My ultimate goal is to compile an accurate historical account of the significant tornadoes in Mississippi from 1950 to the present, and possibly at some point extend that work to cover the entire 20th century. Why? Well, first and foremost, I've found that even the records of some of the more notable events are flawed, in that they don't reflect all counties affected by an event.
For example: On March 3, 1966, an F5 tornado struck Jackson, Mississippi, and would come to be known as the "Candlestick Park" tornado, named after the shopping center it destroyed soon after forming. It continued into my county, killing twenty-six people here, yet if you look in my own county's listing of significant tornadoes, there's no mention of the storm at all.
Another story: On April 1, 1983, an F2 tornado did damage in several counties in central Mississippi. I was working late in my own business when it came through. Hearing what I assumed to be hail, I hunkered down in an interior room as the storm raged. I heard a corner of my building lift up then slam back down onto the wall. Upon exiting, I realized that it was not hail, but rather gravel from my roof that had been picked up and slammed against the windows of my office. Cars on the highway out front were in the median and off the sides of the road, as if they'd parked in random directions and locations. Out towards home, there was a distinct path of wind damage and numerous trees uprooted. A cinderblock building that was being used as a church had a wall blown out. A cedar tree at a relative's home was completely uprooted and dropped just a few feet from her home. Yet for my county on that date, there's only a record of "Thunderstorm winds." This, in spite of the fact that the NWS issued a tornado warning.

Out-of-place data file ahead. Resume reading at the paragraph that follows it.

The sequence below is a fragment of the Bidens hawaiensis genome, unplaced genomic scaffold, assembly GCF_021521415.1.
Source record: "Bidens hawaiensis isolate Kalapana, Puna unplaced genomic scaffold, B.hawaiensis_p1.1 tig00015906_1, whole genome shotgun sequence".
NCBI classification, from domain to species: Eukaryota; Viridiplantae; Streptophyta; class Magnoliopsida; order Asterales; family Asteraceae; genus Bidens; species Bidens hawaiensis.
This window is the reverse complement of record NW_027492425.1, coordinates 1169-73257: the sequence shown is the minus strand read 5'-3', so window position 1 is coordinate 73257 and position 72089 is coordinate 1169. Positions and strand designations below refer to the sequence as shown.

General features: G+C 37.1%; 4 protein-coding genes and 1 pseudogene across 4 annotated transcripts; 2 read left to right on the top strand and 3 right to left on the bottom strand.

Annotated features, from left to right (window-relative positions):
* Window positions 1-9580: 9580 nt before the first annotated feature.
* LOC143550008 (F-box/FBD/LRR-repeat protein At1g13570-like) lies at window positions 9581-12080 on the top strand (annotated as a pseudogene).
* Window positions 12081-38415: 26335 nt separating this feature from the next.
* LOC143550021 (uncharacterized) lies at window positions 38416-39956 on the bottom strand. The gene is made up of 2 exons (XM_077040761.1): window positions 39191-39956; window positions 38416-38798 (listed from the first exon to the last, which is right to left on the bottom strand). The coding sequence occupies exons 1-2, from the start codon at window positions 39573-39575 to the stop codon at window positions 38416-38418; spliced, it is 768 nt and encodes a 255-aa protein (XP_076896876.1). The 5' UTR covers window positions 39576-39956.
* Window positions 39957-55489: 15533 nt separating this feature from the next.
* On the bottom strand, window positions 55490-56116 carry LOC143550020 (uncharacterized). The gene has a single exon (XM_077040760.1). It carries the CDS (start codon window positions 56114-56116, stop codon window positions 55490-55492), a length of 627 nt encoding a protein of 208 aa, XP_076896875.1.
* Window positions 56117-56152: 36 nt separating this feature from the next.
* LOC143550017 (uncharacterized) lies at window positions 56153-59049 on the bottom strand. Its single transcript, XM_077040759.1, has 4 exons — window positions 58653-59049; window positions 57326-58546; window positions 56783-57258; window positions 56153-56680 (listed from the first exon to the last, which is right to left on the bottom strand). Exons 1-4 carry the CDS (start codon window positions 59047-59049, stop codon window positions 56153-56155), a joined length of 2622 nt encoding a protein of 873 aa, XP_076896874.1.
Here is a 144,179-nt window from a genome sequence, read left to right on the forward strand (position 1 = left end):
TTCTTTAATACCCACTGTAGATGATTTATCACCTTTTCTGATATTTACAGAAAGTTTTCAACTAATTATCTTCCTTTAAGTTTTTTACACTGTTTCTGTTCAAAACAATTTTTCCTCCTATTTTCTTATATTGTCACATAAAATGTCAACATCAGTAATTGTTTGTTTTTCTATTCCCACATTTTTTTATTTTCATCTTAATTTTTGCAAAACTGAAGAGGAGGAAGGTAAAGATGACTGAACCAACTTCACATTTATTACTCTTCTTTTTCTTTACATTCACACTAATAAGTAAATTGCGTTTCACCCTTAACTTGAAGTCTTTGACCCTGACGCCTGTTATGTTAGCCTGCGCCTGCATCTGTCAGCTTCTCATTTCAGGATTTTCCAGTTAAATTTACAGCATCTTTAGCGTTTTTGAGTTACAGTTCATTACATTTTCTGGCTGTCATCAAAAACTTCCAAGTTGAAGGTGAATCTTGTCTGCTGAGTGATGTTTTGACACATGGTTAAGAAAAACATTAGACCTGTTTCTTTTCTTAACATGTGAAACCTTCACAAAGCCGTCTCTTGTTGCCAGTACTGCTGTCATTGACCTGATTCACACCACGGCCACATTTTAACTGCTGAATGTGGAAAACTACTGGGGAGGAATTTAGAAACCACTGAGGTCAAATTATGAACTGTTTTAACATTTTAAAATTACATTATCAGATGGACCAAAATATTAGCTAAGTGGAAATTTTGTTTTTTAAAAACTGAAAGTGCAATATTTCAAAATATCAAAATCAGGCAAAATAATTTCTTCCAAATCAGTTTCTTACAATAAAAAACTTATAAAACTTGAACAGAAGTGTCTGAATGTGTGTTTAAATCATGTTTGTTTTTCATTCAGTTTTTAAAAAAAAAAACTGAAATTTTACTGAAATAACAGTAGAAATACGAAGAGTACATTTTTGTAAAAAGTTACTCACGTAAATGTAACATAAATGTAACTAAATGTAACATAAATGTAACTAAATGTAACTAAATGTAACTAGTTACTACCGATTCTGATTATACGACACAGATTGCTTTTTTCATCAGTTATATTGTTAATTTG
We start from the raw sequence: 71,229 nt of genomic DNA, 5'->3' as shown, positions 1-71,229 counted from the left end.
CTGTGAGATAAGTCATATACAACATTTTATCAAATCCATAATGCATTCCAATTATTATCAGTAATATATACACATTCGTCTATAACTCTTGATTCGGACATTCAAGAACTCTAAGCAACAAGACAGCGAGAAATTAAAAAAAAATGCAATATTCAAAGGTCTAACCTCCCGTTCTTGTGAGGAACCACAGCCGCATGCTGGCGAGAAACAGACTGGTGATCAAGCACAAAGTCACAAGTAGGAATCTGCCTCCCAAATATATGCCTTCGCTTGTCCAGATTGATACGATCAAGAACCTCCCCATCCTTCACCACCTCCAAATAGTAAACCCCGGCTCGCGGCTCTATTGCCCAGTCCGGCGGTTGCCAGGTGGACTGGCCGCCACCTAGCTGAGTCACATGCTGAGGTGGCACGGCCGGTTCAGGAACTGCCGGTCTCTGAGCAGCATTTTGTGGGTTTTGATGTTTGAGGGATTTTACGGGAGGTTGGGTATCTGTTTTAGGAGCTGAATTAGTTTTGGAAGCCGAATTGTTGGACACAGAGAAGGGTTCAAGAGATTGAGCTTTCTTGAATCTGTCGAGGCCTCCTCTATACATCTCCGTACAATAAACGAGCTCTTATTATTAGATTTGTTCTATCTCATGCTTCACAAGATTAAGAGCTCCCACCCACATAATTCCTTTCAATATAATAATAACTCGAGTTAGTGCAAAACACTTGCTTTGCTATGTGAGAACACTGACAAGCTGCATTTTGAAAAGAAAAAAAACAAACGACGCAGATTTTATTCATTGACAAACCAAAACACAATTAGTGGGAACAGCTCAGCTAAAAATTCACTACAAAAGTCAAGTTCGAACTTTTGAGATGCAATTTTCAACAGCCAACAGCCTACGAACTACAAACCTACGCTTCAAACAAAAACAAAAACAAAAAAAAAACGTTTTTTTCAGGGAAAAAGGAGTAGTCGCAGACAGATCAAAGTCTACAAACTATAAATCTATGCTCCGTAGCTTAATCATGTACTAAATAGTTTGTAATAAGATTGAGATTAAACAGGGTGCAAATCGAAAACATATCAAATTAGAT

Inconsistencies like that are what I'd like to help put an end to. I won't be able to assemble a complete record, I'm sure, but I do want to collect as many news stories, personal anecdotes, and photographs as possible for an eventually published reference work. That's where you, my internet friends, come in. If any of you live in Mississippi, are originally from here, or have friends or relatives here, please contact me with your stories. I'll share those that I collect personally here, some that I'm sent from readers, and I'll tell a few of my own as well.
I'll also provide links to other sites from time to time that have interesting photos or footage of tornadoes, and when I finally get my ducks in a row for an honest-to-goodness domain of my own, I'll upload my own videos, photos, and such for your perusal.
And because it's just as much a part of me as severe weather, I'll talk about politics, philosophy, and theology occasionally as well. It's just too time-consuming to try to maintain more than one blog such that the topics aren't mixed. BoKnows (my old blog) won't be updated any more, but the posts there will remain there until they're archived on a yet-to-be-determined location. And to think that I abandoned it when I'd finally gotten up to #21546 in the TLB Ecosystem.
So now that you know what to expect, come back often. I'll be here.